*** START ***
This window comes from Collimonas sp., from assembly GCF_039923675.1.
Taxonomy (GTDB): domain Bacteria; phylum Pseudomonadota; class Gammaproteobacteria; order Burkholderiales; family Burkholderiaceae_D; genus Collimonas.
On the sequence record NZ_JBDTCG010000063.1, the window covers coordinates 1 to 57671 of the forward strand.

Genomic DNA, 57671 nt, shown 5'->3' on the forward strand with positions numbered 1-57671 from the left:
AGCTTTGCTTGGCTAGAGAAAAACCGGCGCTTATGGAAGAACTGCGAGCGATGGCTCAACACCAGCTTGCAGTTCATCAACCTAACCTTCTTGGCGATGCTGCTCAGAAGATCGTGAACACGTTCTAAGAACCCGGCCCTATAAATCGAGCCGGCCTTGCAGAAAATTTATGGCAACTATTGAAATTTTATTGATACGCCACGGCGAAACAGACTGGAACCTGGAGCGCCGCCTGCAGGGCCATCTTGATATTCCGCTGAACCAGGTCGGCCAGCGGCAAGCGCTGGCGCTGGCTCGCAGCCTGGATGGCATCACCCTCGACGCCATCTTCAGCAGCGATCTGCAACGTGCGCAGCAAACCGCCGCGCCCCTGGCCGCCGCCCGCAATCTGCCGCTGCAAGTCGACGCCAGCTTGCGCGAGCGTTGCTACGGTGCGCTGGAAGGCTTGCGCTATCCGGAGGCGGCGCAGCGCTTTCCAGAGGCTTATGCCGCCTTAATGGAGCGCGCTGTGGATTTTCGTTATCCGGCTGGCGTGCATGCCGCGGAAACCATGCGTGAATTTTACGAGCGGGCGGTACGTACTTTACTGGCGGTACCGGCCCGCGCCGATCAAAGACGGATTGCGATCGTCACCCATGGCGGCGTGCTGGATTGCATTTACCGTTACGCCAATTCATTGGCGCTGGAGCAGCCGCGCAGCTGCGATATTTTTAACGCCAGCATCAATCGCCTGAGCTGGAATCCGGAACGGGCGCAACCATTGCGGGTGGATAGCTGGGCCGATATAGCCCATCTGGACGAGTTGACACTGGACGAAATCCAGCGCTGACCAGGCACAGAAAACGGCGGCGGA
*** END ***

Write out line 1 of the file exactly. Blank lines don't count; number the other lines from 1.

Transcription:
This window comes from Collimonas sp., from assembly GCF_039923675.1.